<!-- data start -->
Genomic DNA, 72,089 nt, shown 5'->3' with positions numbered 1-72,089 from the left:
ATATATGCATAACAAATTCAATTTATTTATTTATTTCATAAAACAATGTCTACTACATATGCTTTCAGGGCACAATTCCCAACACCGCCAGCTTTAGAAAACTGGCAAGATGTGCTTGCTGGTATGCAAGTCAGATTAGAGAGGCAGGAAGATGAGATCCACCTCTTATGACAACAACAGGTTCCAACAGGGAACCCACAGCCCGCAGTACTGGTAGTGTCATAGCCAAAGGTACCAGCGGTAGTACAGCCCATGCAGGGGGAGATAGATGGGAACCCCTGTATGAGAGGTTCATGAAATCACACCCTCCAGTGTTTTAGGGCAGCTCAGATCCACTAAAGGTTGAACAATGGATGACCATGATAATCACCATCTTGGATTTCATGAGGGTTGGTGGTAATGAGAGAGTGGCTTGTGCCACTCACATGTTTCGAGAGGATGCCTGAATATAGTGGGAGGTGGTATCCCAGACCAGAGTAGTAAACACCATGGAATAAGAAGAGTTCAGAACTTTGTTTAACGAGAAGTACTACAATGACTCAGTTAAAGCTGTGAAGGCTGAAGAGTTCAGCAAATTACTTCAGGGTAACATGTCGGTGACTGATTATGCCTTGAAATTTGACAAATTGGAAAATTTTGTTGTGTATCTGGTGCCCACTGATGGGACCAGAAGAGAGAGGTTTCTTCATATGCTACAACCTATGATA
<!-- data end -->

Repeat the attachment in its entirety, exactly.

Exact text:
Genomic DNA, 72,089 nt, shown 5'->3' with positions numbered 1-72,089 from the left:
ATATATGCATAACAAATTCAATTTATTTATTTATTTCATAAAACAATGTCTACTACATATGCTTTCAGGGCACAATTCCCAACACCGCCAGCTTTAGAAAACTGGCAAGATGTGCTTGCTGGTATGCAAGTCAGATTAGAGAGGCAGGAAGATGAGATCCACCTCTTATGACAACAACAGGTTCCAACAGGGAACCCACAGCCCGCAGTACTGGTAGTGTCATAGCCAAAGGTACCAGCGGTAGTACAGCCCATGCAGGGGGAGATAGATGGGAACCCCTGTATGAGAGGTTCATGAAATCACACCCTCCAGTGTTTTAGGGCAGCTCAGATCCACTAAAGGTTGAACAATGGATGACCATGATAATCACCATCTTGGATTTCATGAGGGTTGGTGGTAATGAGAGAGTGGCTTGTGCCACTCACATGTTTCGAGAGGATGCCTGAATATAGTGGGAGGTGGTATCCCAGACCAGAGTAGTAAACACCATGGAATAAGAAGAGTTCAGAACTTTGTTTAACGAGAAGTACTACAATGACTCAGTTAAAGCTGTGAAGGCTGAAGAGTTCAGCAAATTACTTCAGGGTAACATGTCGGTGACTGATTATGCCTTGAAATTTGACAAATTGGAAAATTTTGTTGTGTATCTGGTGCCCACTGATGGGACCAGAAGAGAGAGGTTTCTTCATATGCTACAACCTATGATA